In 2001, I moved to a house where I could get internet access at home. I had been using the net at the public library, but the time rationing system meant I never had time to learn much. Search engines like Google didn't exist yet, but there was a search capability within the MSN Groups website, and one of the first things I did with my home net connection was join MSN ASATRU.

It was exciting to be able to connect with other heathens, and for the first time I encountered other heathens who lived outside of the USA. An Icelandic Asatruar joined the group and told us we were using Icelandic words wrong and we sounded ridiculous. American Asatruars had been greeting each other with "hailsa" for as long as I'd known any other Asatruars, but now we learned it was grammatically incorrect. Although it was hard to break a habit of using a word I'd been using for over a decade, I started using terms in my own language instead, and adopted the traditional "hail and well met."

Among my other early internet experiences was encountering the word Vanatru for the first time. I considered using it myself because of my dedication to Freya, but ultimately decided to stick with the word Asatru to describe my path because I consider all the gods who live in Asgard to be my gods. I'm very happy with that decision, as since then Vanatru has become its own sect very different from Asatru, and I have broadened and deepened my relationships with the gods of Asgard and have remained firmly committed to Asatru.

Last modified on
Pagan News Beagle: Faithful Friday, April 10

It's that time of the week again, when we look around the world to see how religion is affecting and being affected by peoples' lives all over the globe. This week in Faithful Friday we take a look at the intersection of religion and activism—for both good and ill—from the revival of traditional Norse religion in Iceland to the oppression of ethnic minorities for their religious beliefs.

Last modified on

Posted by on in Culture Blogs
AuraScopes Zodiac Cards and Prints

Aries the Ram, Taurus the Bull, Gemini the Twins, Cancer the Crab--Zodiac symbols are arguably one of the most recognizable motifs in the world.

Kayti Welsh, who brought us the 78 Tarot collaborative deck, has teamed up once again with different designers to create a fun, sparkly take on the 12 Zodiac symbols with AuraScopes--a set of greeting cards, metallic prints and T-shirts.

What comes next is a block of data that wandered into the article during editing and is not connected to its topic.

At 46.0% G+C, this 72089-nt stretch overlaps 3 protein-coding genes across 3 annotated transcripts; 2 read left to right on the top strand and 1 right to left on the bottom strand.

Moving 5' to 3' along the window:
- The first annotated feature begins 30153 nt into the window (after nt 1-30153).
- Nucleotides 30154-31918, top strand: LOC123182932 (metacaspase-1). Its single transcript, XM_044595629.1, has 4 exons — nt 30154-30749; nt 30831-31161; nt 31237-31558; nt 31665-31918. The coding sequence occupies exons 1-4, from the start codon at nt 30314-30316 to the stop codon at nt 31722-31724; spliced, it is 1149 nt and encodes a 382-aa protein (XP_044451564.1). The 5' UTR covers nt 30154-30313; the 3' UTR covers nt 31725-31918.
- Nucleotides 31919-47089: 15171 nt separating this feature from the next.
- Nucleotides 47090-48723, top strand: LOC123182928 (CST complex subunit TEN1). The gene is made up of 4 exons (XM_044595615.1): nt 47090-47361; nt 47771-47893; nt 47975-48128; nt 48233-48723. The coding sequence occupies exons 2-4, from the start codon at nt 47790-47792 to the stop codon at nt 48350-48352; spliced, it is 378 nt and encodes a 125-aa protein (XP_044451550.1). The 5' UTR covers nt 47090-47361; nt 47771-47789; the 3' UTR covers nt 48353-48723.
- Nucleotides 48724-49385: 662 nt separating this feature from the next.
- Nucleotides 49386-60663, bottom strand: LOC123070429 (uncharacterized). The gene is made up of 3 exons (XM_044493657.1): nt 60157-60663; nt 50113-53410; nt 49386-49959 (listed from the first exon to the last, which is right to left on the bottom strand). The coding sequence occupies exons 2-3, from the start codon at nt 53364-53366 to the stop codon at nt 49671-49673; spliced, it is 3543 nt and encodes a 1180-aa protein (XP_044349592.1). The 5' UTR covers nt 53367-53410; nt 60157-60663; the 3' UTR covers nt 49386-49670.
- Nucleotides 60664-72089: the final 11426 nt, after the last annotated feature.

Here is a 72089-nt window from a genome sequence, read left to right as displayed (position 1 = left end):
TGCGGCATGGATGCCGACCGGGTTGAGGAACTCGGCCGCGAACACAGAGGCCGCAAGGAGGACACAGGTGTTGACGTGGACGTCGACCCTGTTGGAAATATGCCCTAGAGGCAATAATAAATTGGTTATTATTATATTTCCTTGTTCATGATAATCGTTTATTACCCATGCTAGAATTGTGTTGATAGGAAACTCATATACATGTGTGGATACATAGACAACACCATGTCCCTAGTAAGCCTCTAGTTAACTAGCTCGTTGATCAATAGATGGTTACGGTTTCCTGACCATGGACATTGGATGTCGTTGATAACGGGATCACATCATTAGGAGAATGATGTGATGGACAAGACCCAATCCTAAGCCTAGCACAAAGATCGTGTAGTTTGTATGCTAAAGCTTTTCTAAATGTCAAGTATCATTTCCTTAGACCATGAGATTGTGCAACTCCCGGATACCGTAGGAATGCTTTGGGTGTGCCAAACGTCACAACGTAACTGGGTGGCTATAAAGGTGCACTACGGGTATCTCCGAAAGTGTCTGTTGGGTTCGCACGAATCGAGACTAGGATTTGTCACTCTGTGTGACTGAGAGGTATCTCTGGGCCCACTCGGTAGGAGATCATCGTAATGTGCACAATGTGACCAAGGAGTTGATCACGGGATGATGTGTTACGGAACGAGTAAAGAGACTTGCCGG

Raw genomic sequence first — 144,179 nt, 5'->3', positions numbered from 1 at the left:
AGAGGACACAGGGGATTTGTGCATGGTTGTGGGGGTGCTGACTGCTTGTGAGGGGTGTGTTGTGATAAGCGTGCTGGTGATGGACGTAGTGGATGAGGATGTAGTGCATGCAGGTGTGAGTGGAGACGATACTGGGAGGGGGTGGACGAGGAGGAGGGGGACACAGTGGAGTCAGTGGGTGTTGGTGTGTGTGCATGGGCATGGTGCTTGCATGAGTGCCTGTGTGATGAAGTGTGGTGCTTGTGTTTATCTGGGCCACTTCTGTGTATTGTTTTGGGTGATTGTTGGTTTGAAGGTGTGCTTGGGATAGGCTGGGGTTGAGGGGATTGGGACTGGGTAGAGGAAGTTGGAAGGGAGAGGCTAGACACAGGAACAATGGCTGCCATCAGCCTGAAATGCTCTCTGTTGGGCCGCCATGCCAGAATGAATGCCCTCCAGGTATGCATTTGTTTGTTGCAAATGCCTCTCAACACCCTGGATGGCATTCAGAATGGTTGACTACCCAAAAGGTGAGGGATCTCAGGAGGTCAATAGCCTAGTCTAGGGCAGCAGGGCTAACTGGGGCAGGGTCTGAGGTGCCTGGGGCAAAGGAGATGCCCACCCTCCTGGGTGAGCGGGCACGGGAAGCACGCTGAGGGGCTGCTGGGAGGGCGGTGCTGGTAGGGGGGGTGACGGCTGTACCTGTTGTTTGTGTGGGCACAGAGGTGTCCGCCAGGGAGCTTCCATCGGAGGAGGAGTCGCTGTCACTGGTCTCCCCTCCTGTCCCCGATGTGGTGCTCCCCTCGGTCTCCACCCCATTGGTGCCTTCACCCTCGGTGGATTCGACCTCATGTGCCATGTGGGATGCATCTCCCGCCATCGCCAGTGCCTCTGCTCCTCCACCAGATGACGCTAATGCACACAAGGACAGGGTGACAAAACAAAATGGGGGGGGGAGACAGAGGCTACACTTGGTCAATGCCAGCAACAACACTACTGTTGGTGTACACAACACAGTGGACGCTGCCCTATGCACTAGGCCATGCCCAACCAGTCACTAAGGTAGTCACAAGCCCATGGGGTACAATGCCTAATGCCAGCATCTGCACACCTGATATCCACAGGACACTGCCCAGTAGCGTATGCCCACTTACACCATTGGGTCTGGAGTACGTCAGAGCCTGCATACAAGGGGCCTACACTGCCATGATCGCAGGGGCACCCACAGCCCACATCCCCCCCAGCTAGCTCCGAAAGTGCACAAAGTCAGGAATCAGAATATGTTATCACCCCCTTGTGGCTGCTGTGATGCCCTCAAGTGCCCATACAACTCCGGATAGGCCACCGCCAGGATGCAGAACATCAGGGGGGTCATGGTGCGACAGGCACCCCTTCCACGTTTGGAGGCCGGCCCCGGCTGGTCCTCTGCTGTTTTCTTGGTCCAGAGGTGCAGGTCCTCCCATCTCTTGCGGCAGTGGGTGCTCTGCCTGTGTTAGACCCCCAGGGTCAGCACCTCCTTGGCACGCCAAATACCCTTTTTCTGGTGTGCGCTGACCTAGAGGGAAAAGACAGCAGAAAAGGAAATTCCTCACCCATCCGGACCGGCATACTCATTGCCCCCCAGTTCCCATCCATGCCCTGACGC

...
Last modified on
The Everyday Sacred--transcending "the illusion of mundane"

We are perfectly free to think of our everyday life as mundane and label only those moments in which we are doing something out of the ordinary as magical, but that would be based on an illusion. I call it "the illusion of mundane." It's quite a pervasive illusion in our current cultural climate, and it's one that we're all bound to be seduced by now and again (like when we're washing the dishes or standing in line at the DMV), but it's still an illusion. In truth, there is no such thing as mundane: this life experience is completely and utterly wondrous. What's more, it's mysterious, magical, magnificent, astonishing, and transcendent. Yes, we will forget that sometimes, but that doesn't mean that it's not always true.

In essence, this is the heart of my spiritual path: to recognize the magic in everything and to express and channel the power contained within this recognition as much as possible, all the time. This means that not just our obvious magical workings, but also everything we do - no matter how habitual or commonplace - is an opportunity to celebrate the Great Holy Mystery, to express our power to create positive change, and to honor the enchantment in each moment and in everything.

...
Last modified on
Recent Comments - Show all comments
  • BlondieWitch
    BlondieWitch says #
    What a fabulous article! Magic should be a part of everything we do, for we live in a magical world! Have a freaky fantastic weeke
  • Tess Whitehurst
    Tess Whitehurst says #
    Thank you so much, BlondieWitch! You have a great weekend too.

Posted by on in Culture Blogs
Earthbound Oracle Deck

Here's another wonderful deck currently crowdfunding: The Earthbound Oracle Deck by Amy Swartz. I own her Majors-only Wooden Tarot, and it's gorgeous. She paints on wood, and those images are then turned into cards. 

You can support Amy's latest project on Kickstarter at this link (I did).

...
Last modified on

Additional information